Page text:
I was once talking with another man about his marriage, and he shared with me that whenever he and his wife would get into a fight, she would get “historical.” Curious at his choice of words, I asked him if he meant “hysterical.” He replied, “No, historical. She keeps dredging everything up from the past.”Read More
Much has been written and discussed about the “Proverbs 31 woman.” This oracle taught by the king’s mother describes quite the strong woman. - She “works with willing hands” (v. 13).Read More
Why does the Crazy Cycle happen? Oftentimes, it is because either one or both marriage partners are letting speculation drive their responses instead of facts. I recall a commercial wherein a wife is informed that her husband is flirting with a woman at the jewelry store. The scene moves forward with the wife coming down the street toward the jewelry store with a rolling pin in hand and a growing crowd marching behind to watch her catch him red-handed. As she enters the store, she observes her smiling husband purchasing a diamond for her. The other female is the clerk behind the counter. This husband was innocent, but the warring wife did not have the facts. Sketchy or misconstrued information is dangerous.Read More
There’s a stand-out moment in the Old Testament story of Job that almost definitely has caught the eye of every married person who has read it. In Job 2:9, Job’s wife tells him to “Curse God and die.” Curse God and die? What awful thing had Job done to her? Infidelity? Physical abuse? Verbal assault?
No. None of these or anything else like it. Her condemning anger toward her husband was in response to all the horrific things that God had allowed Satan to do to their family—including loss of children, destruction of property, and excruciating boils covering her husband from head to toe.Read More
Have you ever meditated on 1 Corinthians 7:11, which says, ". . . (but if she does leave, she must remain unmarried, or else be reconciled to her husband), and that the husband should not divorce his wife"? What's the backstory to this verse? Paul does not mention adultery or abandonment in this text—the two traditional justifications for biblical divorce—so it is safe to infer that biblical grounds for divorce are not in play here. He simply says that the husband is not to divorce and the wife should not marry someone else in the event that she leaves her husband.Read More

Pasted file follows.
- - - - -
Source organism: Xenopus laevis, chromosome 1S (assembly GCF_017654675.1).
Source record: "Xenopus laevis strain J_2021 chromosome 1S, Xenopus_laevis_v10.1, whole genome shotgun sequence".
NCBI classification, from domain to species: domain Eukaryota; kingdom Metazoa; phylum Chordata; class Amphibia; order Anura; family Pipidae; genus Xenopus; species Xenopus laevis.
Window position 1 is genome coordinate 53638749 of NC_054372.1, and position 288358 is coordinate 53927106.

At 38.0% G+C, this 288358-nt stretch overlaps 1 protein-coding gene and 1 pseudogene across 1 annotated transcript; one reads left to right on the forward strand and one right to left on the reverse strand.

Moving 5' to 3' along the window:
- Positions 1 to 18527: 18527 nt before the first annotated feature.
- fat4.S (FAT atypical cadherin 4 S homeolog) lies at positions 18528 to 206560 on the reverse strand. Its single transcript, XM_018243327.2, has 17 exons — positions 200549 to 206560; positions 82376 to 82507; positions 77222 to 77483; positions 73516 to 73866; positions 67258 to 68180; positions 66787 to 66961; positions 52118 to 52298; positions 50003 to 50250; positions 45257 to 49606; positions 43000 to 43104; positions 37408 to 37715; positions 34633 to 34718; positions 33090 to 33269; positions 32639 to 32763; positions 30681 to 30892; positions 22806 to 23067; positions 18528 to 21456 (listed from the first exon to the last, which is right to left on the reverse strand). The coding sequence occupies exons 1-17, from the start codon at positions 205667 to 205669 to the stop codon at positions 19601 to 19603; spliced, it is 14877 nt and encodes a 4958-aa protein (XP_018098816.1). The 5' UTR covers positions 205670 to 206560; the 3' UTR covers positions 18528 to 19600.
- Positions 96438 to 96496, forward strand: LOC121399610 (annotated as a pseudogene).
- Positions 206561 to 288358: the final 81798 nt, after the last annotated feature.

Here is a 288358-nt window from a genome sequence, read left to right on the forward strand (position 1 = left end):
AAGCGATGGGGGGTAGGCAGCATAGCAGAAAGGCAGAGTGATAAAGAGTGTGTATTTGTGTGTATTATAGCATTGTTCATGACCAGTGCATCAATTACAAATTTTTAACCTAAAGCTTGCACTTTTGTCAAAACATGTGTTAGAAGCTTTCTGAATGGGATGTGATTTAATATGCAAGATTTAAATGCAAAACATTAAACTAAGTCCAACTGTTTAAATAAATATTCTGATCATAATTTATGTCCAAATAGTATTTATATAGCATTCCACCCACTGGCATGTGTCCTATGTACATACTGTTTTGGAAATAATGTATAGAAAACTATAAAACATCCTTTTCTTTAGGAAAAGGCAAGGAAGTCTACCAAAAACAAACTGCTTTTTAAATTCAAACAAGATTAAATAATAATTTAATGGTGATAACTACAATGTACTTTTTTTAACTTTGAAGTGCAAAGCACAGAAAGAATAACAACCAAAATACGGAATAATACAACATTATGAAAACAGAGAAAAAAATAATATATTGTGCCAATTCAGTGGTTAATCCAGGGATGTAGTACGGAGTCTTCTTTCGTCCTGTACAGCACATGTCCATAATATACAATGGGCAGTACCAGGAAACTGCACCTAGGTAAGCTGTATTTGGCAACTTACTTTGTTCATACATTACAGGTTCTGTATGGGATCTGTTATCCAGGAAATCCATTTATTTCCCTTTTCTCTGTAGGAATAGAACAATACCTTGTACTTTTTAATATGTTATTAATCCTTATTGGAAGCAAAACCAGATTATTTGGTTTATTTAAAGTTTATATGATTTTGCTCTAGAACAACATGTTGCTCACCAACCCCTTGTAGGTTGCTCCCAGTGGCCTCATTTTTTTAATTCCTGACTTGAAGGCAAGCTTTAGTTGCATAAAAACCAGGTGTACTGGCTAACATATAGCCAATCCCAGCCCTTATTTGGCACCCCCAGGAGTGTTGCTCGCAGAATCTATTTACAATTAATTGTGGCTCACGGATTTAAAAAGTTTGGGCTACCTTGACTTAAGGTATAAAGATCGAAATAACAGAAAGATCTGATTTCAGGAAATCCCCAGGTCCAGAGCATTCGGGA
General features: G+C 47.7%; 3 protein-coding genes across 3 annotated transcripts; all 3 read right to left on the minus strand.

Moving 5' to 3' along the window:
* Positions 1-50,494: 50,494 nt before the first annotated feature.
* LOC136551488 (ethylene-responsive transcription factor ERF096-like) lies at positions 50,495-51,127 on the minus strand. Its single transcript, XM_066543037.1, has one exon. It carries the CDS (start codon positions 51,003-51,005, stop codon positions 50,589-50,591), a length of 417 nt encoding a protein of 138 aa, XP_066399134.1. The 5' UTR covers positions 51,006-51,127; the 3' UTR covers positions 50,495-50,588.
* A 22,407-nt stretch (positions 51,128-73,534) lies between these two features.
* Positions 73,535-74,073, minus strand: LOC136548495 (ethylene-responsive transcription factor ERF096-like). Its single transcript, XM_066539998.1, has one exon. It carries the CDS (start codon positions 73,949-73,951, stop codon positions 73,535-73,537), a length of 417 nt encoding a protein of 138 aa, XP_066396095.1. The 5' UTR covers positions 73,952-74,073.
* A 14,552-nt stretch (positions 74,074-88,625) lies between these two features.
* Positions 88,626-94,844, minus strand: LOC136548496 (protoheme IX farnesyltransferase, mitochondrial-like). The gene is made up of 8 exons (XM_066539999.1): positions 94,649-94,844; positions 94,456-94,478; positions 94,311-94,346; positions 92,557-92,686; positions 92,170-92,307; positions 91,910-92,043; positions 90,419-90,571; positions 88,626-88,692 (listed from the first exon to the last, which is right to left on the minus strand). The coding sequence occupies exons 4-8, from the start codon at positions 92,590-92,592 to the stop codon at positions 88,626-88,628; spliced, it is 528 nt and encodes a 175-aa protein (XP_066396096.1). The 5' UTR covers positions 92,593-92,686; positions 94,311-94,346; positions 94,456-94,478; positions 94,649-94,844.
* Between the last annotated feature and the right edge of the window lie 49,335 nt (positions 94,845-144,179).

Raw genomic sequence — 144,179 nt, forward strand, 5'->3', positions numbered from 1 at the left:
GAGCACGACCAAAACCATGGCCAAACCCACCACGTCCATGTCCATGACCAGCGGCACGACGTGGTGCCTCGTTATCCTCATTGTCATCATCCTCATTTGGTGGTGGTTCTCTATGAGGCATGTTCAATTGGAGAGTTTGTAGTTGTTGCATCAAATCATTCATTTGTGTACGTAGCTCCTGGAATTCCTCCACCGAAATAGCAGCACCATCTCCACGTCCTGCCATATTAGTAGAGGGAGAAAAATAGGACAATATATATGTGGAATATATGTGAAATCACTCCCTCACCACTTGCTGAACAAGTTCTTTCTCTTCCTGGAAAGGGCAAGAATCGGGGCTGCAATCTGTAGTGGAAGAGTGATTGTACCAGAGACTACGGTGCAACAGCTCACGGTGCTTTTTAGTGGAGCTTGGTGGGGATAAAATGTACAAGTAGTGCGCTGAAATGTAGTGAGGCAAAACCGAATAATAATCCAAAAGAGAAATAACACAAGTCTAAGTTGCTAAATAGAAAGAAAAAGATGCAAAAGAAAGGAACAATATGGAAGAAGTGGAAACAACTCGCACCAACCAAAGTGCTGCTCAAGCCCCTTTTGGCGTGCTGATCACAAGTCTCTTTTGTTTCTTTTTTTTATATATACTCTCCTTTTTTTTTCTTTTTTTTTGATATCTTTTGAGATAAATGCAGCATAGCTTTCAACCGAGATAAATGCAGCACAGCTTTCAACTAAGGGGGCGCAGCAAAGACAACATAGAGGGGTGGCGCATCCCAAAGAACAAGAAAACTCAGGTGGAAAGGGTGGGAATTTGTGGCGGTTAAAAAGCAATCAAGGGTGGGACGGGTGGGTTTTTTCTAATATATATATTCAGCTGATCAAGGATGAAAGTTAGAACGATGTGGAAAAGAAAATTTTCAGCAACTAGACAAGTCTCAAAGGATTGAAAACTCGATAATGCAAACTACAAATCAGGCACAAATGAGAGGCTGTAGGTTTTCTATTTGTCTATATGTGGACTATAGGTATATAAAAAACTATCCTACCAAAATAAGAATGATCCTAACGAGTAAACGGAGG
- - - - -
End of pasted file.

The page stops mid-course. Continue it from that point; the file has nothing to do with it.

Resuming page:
The Crazy Cycle, as explained in my book Love & Respect, says, “Without love she reacts without respect. Without respect he reacts without love.” If neither husband nor wife is mature and calm enough to recognize this cycle and to step off in order to slow it down, it will only strengthen and keep on spinning. Unfortunately, many couples when in conflict do not recognize that they have stepped onto the Crazy Cycle and nothing begins to simmer down until one of them, typically the husband, storms off and withdraws from the fight, with the attitude to simply “live to fight another day.”Read More
Have you ever realized that the most impactful influence on your children’s marriage—whether they are two years old and barely able to say “da-da” or twenty-two and about to walk down the aisle—is your marriage? Yes, you! Your marriage to their mom or dad teaches them both directly and indirectly how a married couple works together.
This certainly includes the way you love and respect each other. Your kids may not yet have learned the biblical emphasis on love and respect or even be old enough to know what “respect” means, but they are learning all about it nonetheless . . . from you!Read More
We read in Genesis 2:24, “Therefore shall a man leave his father and his mother, and shall cleave unto his wife: and they shall be one flesh.” It is from this verse that we get the well-known saying that a husband “leaves and cleaves.” But for the husband who interprets this scriptural command to “leave and cleave” and become “one flesh” as purely sexual, I have some disappointing news to share with them. For most wives, cleaving does indeed mean a face-to-face closeness, but not in a sexual way. For her, this face-to-face closeness entails talking about the things that matter to her.Read More